Cash strapped minimum wage workers and students in the Seattle area are seeking and welcoming more affordable housing in their city, but the explosion of the aPodment micro housing units in Seattle is drawing new criticism in this dense metropolitan area. City officials are claiming that these 200 square feet tiny units are unregulated and skirt the city’s building laws.
Many of the aPodments built by Calhoun Properties offer downtown amenities like private bathrooms and kitchenettes, lofts, security, private decks, access to public transportation, skylights, granite countertops and shared amenities like BBQs, roof decks and ADA accessible group kitchens. Some of these tiny spaces also come with furniture and utilities paid all for around $500-$750 a month. All this in a city where rent prices are around $1,200 a month.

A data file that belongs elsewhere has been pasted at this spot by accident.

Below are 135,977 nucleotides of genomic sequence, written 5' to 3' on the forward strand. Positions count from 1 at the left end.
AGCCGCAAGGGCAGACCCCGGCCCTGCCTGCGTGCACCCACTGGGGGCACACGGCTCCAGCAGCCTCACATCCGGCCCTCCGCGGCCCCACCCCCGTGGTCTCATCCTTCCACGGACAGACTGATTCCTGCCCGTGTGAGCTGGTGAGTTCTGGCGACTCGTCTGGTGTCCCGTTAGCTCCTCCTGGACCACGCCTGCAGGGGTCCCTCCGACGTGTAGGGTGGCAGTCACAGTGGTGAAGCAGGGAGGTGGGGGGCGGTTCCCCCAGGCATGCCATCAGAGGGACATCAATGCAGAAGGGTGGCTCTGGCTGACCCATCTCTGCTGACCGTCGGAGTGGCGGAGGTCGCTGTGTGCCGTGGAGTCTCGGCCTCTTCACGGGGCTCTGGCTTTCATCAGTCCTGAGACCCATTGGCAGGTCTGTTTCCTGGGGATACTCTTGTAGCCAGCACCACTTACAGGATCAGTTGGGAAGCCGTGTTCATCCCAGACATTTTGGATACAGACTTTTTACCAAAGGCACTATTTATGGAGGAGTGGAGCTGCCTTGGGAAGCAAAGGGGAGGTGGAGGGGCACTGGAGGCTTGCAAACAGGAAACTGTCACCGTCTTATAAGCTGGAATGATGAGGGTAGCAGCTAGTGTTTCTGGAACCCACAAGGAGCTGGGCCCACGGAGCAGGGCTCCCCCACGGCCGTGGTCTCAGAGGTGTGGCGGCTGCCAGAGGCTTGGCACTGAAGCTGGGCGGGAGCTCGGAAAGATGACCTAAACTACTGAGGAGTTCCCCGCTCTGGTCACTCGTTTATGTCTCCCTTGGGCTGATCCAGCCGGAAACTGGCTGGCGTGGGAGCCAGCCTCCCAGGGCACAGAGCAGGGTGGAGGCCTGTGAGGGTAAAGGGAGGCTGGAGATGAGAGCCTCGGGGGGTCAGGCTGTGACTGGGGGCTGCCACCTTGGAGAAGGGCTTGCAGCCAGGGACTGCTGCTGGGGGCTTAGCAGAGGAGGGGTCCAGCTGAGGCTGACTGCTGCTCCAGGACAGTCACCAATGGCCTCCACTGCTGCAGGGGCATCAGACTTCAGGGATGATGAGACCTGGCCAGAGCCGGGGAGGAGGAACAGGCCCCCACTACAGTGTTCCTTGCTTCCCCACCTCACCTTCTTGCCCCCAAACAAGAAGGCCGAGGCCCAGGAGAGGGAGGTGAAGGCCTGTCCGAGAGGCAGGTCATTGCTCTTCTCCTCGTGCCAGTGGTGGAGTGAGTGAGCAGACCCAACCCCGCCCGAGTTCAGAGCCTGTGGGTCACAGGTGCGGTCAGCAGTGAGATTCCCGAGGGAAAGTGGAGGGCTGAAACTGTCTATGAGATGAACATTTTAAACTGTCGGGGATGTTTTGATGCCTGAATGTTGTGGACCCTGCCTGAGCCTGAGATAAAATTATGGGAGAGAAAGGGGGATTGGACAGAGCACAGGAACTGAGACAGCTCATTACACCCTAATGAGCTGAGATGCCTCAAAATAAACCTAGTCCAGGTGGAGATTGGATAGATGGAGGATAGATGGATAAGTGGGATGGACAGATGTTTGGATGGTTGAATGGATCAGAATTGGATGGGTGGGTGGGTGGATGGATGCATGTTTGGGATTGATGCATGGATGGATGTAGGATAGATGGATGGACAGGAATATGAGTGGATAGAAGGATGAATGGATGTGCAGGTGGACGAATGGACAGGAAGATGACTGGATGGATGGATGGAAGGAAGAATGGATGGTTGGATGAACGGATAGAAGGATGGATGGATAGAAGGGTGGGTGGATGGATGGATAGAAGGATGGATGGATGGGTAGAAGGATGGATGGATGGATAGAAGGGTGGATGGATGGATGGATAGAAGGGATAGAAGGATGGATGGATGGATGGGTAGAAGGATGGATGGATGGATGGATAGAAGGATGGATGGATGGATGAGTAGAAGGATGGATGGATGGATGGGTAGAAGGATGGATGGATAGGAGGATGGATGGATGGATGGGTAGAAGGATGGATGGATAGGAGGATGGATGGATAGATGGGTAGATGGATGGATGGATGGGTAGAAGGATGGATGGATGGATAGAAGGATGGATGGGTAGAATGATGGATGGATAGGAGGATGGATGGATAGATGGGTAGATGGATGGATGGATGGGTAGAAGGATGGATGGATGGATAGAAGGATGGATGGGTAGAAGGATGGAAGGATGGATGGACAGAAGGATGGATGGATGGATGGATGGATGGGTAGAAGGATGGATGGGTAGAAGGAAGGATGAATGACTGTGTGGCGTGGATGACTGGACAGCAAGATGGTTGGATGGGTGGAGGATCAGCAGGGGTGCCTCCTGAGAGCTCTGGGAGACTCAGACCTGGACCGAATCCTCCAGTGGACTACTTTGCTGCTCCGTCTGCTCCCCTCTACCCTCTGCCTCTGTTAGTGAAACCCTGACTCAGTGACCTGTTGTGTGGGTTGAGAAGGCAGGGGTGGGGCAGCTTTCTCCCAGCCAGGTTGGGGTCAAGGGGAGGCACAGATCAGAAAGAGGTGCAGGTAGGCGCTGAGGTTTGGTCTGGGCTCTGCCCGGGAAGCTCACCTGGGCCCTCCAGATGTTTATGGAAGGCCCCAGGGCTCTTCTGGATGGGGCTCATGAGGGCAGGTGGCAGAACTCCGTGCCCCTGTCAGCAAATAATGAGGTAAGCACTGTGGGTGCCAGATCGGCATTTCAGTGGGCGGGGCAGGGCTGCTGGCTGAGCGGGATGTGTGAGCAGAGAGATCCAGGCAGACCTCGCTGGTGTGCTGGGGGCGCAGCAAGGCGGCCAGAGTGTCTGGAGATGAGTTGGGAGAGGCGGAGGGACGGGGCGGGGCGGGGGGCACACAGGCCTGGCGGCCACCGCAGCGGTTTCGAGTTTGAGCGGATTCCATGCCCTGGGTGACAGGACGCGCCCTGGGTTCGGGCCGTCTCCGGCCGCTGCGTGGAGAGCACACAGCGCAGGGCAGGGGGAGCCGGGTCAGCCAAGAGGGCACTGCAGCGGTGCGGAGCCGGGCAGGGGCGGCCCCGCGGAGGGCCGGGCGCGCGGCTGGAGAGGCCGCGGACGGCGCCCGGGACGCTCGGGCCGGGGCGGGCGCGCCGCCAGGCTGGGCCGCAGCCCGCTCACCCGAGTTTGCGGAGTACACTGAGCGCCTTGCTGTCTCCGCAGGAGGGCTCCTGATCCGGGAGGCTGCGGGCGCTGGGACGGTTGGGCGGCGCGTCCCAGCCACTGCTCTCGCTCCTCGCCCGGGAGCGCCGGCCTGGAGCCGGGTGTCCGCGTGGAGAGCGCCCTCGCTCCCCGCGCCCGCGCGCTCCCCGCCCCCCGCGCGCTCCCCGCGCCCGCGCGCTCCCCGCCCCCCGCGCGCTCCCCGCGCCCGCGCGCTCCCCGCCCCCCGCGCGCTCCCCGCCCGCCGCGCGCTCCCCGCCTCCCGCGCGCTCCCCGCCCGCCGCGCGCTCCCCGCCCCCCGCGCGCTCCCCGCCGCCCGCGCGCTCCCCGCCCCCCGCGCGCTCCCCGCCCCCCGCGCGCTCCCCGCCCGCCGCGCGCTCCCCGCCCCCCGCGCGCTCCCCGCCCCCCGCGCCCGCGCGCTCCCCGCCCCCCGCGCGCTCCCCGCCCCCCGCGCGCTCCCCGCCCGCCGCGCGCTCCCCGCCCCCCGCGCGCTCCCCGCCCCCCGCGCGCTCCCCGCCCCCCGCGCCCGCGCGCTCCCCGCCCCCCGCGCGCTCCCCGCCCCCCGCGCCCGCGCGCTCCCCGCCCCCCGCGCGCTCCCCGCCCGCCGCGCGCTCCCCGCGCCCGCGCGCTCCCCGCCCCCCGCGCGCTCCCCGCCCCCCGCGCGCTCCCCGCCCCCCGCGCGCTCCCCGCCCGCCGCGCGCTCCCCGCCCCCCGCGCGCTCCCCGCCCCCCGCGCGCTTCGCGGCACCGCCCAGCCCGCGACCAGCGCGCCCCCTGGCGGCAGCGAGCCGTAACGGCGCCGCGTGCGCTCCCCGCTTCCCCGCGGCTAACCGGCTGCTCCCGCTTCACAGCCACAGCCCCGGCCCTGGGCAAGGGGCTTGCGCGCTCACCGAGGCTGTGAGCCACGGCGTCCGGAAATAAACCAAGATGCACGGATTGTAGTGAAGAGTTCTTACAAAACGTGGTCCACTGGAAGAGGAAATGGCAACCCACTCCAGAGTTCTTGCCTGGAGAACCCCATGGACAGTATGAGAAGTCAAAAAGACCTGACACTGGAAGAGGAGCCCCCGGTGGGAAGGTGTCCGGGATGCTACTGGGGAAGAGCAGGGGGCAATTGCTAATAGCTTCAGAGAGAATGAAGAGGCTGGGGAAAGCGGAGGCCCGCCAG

The city is concerned that these more condensed forms of housing, which only require a building permit, increase the density of a neighborhood but don’t provide additional parking. They are also concerned that there is no design review before construction and have asked for a short-term moratorium on building these types of units until they can decide how to regulate them.
Micro-housing developers defend these units by stating that many people who live in downtown areas want to be closer to public transportation, shops and city amenities, but don’t want to pay higher rental prices. The idea has become so popular, that other units are being planned in Portland, Ore., California and New Jersey.
Photos by aPodments/Calhoun Properties